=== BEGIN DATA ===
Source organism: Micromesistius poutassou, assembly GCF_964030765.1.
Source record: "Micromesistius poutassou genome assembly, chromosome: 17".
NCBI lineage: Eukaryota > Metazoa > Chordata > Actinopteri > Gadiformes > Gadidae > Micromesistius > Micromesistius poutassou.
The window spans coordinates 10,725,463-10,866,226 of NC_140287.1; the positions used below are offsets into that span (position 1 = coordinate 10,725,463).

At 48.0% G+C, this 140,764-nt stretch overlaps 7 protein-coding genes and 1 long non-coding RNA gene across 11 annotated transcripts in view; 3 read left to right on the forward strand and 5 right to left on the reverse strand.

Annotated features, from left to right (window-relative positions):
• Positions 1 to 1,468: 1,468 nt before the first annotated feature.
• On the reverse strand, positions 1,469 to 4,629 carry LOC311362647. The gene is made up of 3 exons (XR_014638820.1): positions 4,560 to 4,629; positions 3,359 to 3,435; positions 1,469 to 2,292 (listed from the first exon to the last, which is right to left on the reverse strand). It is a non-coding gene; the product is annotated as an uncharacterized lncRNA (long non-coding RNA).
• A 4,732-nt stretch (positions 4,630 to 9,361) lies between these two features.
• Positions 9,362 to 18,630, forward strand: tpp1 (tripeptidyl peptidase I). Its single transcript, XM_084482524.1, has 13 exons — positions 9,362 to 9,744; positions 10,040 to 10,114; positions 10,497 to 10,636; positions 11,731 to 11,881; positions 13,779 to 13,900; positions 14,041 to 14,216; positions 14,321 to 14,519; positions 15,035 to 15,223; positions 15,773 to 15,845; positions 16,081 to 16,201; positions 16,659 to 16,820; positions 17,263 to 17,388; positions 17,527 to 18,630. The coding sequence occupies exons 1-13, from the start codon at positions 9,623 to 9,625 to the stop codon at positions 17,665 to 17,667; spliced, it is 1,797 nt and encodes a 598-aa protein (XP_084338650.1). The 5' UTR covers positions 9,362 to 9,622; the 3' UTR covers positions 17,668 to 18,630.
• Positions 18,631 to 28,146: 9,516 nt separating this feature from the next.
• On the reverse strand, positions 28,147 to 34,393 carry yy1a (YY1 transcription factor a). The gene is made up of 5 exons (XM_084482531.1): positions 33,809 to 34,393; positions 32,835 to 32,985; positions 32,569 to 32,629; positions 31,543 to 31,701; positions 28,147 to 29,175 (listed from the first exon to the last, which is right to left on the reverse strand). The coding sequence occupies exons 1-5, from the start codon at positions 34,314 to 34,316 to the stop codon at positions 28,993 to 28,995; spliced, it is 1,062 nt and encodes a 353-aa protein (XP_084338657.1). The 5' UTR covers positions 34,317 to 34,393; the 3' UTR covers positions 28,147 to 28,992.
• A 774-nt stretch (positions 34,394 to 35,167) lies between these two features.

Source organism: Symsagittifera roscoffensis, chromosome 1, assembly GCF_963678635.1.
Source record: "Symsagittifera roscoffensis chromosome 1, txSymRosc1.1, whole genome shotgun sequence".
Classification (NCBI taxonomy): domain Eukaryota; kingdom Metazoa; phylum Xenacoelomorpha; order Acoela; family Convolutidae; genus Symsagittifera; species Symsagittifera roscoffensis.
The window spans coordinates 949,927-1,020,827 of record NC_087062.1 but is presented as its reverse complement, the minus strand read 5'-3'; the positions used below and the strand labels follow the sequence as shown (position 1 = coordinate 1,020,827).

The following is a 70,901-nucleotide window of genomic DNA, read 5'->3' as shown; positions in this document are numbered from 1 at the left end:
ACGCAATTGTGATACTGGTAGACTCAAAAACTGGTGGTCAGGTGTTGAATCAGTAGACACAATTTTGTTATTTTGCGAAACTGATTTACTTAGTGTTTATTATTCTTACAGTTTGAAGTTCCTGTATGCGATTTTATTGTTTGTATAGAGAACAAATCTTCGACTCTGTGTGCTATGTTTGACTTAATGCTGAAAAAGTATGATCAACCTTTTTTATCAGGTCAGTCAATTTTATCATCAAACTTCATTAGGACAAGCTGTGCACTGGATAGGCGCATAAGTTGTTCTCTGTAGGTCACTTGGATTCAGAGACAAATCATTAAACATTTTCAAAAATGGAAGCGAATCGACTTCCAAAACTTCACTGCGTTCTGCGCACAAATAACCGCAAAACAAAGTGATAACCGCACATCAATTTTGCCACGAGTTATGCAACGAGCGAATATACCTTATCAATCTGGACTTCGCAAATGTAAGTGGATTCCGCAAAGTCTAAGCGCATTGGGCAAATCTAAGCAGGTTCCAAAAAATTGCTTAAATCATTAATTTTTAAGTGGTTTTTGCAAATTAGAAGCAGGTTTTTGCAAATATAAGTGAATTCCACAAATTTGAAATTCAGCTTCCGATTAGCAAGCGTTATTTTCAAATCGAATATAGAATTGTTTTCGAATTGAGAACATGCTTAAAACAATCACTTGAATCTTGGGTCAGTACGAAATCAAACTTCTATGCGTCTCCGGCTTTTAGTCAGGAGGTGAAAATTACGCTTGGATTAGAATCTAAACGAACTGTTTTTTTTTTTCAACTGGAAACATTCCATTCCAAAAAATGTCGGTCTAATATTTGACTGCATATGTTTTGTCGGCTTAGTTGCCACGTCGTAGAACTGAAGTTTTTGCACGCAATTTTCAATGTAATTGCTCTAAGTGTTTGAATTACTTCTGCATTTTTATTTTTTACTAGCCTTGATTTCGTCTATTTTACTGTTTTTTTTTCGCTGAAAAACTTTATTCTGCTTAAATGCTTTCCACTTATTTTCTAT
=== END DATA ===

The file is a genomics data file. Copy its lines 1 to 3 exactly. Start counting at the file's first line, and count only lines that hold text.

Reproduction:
Source organism: Micromesistius poutassou, assembly GCF_964030765.1.
Source record: "Micromesistius poutassou genome assembly, chromosome: 17".
NCBI lineage: Eukaryota > Metazoa > Chordata > Actinopteri > Gadiformes > Gadidae > Micromesistius > Micromesistius poutassou.